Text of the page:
South Florida competition: Considering Venezuela is a Latin American nation, South Florida is less important, relatively speaking, to it. Although South Florida ranks as the No. 1 gateway for U.S. trade with many Latin American nations and No. 2 with most of the rest, it ranks No. 4 with Venezuela, trailing No. 1 Houston, No. 2 New Orleans and No. 3 Port Arthur, Texas — all oil importers, of course. And those three oil-importing Customs districts are getting walloped when it comes to trade with Venezuela, down 29.21 percent, 42.89 percent and 51.59 percent, respectively.
South Florida exports to Venezuela: Interestingly enough, South Florida exports to Venezuela are actually up this year, at a time when exports to the world are down. With overall exports off 4.19 percent, outbound shipments headed to Venezuela are up 2.82 percent to $1.09 billion. The good news is that the new No. 1 export is motor vehicles. The bad news is that South Florida cellphone exports have fallen from $353.19 million in 2011 to $20.30 million. That’s a country whose people are hurting.
South Florida imports from Venezuela: Refined petroleum — gasoline, jet fuel and other products — accounts for more than 75 percent of the value of all Venezuelan imports into South Florida. In May 2011, that total was $810.33 million. This year, the total is $323.54 million. Political ineptitude aside, this crushing decline of oil and gas import revenues into the United States — in South Florida and elsewhere — is having a devastating impact on Venezuela.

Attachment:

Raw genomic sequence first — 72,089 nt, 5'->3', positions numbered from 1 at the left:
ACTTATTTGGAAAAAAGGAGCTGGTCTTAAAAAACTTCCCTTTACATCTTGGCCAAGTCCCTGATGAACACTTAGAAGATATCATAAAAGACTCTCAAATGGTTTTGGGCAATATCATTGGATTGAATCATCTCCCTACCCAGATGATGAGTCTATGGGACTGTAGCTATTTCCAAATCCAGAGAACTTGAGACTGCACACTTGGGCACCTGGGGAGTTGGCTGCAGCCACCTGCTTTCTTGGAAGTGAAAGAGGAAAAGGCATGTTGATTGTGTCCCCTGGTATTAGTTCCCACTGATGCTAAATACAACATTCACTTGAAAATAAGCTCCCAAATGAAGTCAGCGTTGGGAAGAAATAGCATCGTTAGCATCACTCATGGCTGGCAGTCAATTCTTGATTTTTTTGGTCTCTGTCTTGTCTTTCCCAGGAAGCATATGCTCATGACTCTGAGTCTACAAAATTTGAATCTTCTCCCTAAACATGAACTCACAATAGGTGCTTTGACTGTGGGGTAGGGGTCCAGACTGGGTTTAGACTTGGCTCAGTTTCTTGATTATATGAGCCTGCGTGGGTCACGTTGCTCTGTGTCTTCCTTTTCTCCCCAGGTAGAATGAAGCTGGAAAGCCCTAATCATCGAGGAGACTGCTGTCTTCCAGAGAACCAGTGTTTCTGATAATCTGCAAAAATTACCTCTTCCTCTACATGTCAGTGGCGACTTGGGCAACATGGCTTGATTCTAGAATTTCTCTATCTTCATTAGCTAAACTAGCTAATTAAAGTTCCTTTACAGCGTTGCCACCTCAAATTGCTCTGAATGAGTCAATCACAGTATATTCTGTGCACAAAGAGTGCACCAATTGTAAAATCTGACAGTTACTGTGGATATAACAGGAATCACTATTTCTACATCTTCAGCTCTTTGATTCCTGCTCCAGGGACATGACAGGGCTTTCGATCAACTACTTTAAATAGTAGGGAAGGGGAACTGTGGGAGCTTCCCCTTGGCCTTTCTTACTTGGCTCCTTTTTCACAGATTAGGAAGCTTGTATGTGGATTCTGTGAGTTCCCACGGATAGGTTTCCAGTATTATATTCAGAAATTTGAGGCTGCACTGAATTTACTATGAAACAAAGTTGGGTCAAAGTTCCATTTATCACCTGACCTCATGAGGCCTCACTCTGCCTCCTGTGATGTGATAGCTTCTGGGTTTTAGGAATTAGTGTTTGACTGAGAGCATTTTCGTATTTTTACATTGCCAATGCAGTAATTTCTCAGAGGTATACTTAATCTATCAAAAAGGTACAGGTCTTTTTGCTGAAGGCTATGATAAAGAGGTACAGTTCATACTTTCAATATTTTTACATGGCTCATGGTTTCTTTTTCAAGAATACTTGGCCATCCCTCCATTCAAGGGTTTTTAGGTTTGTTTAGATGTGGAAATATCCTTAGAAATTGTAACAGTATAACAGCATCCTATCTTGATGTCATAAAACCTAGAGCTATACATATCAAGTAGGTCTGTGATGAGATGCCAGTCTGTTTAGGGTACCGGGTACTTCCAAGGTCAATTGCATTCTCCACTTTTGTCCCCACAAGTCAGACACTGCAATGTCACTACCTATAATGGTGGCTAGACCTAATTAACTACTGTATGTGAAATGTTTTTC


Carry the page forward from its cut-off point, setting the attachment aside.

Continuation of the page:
Surplus/deficit: South Florida had a $672.08 million trade surplus with Venezuela through May of this year. It peaked in 2008 at $2.04 billion after having topped $1 billion four of the previous five years.
Coming next: Costa Rica is, like Venezuela, a grim picture, from a trade point of view. The storyline, however, is far different, one of the rapid changes wrought by globalization.
Reach Ken Roberts, president of World City, at firstname.lastname@example.org
Venezuela trade in a downward spiral
Port Arthur, Texas
New York City
Source: WorldCity analysis of U.S. Census Bureau data
*Low-value shipments are those under a certain dollar-value threshold. They are not assigned to a specific Customs district.